The tragic true story of Rock Hudson, Hollywood’s dazzling closeted heartthrob, and his sexually lecherous agent Henry Willson
Rock Hudson, the gay heartthrob who defined an era, is given an alternate, happy fate in Hollywood, Ryan Murphy’s new Netflix series.
Hollywood imagines what might have happened if, in the post-war era, queer people, women and people of colour were allowed to succeed in Tinseltown.
The Netflix series is by large a creation of Murphy’s, but among the made-up names are a few real-life ones, including Rock Hudson, the gay actor who tragically died of AIDS-related complications in 1985.
He was the first major celebrity to come out as living with HIV, and in doing so, one of the first major gay actors to acknowledge his sexuality (at the time, HIV was still – wrongly – thought of as an LGBT+ condition).
Rock Hudson was created Rock Hudson in 1947, his name dreamed up by Willson. A year earlier, in 1946, 21-year-old Roy Harold Scherer Jr had moved to Hollywood shortly after his discharge from the US Navy, with dreams of becoming an actor.
There Scherer met the man who would make him a star, and who had a penchant for preying on handsome young wannabes.
Rock Hudson was a gay actor who remained in the closet all his life.
“[Willson] was a tormented gay man who preyed on tormented gay men,” Ryan Murphy, creator of Hollywood, told Vanity Fair
“He would be their manager and make them sexually service him.”
According to legend, this is just what happened to Scherer. Willson took him to bed and rechristened him Rock, for the rock of Gibraltar, and gave him the surname Hudson, after the river.
As Hollywood retells, it took a village to create Rock Hudson. A dentist gave him a new marquee-ready smile to bolster his already dashing good locks, tailors cut him new suits to flatter his 6’5″ frame, a vocal coach taught to speak in a deeper, more ‘masculine’ voice.
According to biographer Robert Hofler, Willson would smack Hudson’s wrists to stiffen them up when they fell limply and would slap his hips to stop them from swaying.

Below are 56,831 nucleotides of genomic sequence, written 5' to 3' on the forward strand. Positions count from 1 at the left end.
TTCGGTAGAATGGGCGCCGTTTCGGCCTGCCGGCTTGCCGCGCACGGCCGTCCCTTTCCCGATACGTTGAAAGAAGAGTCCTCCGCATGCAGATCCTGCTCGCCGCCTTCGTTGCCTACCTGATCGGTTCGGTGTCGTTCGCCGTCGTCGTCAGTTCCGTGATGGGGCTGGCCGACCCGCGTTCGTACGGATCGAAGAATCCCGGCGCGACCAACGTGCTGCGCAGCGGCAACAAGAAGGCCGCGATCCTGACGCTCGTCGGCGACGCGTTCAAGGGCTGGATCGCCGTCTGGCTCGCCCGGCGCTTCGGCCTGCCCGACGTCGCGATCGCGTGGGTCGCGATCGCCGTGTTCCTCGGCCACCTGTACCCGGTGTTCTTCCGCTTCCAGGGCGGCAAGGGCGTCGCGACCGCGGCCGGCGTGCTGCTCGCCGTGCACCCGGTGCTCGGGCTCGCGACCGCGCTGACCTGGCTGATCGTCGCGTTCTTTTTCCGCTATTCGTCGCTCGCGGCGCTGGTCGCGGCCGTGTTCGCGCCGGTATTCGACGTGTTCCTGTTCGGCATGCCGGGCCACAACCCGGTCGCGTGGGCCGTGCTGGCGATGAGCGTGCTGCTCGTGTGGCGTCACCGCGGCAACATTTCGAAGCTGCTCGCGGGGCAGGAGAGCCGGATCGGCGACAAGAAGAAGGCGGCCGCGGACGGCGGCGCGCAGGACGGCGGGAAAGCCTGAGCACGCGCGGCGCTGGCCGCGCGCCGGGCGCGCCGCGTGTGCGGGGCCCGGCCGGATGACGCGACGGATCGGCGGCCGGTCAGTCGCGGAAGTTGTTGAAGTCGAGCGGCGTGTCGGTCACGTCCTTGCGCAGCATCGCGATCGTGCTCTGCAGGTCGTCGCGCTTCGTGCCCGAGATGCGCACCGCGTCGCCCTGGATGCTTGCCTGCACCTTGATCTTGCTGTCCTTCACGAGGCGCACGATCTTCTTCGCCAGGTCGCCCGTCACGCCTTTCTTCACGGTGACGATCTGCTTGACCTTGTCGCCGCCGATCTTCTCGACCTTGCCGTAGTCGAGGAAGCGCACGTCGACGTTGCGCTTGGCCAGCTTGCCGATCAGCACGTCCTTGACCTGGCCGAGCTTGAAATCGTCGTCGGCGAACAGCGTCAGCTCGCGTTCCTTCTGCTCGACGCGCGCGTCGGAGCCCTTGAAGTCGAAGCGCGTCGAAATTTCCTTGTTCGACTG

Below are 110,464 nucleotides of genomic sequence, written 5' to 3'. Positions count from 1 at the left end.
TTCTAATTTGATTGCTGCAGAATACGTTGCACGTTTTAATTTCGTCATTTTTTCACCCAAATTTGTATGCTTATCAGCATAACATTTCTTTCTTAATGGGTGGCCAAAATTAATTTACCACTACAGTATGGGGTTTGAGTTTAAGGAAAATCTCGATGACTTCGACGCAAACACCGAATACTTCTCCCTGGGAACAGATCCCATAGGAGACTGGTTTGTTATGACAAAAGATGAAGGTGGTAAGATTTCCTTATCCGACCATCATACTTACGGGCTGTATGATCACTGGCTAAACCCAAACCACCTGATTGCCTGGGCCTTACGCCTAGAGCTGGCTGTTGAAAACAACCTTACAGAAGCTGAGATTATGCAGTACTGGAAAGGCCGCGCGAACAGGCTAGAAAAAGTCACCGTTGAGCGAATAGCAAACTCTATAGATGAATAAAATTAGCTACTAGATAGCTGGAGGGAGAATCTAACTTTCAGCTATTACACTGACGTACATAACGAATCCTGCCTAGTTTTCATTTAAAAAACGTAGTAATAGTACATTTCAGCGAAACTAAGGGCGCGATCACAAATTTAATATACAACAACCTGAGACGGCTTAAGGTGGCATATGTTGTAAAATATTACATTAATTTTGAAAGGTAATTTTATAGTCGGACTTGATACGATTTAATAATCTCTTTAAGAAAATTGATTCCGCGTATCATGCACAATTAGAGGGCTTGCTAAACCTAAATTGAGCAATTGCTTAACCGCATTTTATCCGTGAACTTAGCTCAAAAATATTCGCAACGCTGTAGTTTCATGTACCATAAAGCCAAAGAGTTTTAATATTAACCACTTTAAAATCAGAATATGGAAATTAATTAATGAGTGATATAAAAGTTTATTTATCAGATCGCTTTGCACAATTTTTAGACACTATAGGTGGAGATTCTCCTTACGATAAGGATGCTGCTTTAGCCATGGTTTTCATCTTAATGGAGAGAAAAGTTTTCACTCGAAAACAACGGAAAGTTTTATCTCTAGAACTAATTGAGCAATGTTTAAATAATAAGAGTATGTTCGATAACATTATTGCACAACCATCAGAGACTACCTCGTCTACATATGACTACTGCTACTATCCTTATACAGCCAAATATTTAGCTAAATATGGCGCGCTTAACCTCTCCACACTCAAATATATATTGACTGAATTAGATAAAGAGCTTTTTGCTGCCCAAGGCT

“Signs of femininity had to be eradicated,” Jake Picking, who plays Rock Hudson in Hollywood, told Advocate. “His wrist was slapped, hips straightened this way, never cross your legs, fix your teeth, lower voice, all this stuff.”
An acting coach was drafted in to teach him the craft from scratch – by all accounts, Hudson was as far from a natural as can be.
His first part came in the 1948 war film Fighter Squadron. He had one line: “You’ve got to buy a bigger blackboard,” which took him 38 takes to nail, an ordeal retold in Hollywood.
Henry Willson arranged for Hudson to marry.
Despite his shortcomings, Hudson became a leading man in 1954 with Magnificent Obsession. With his new-found fame came intense scrutiny into his private life.
In 1955, Life magazine ran a cover story on Hudson’s permanent bachelorhood, with the headline: “Fans are urging 29-year-old Hudson to get married — or explain why not.”
Around the same time, Confidential magazine threatened to out Hudson. Willson sprang into action, selling two other clients out to the rag in exchange for its silence.
“Henry Willson knew that there was only one way to silence all of the rumours about Hudson’s homosexuality,” Mark Griffin wrote in his 2019 biography All That Heaven Allows.
It was time for Rock to get married. And fast.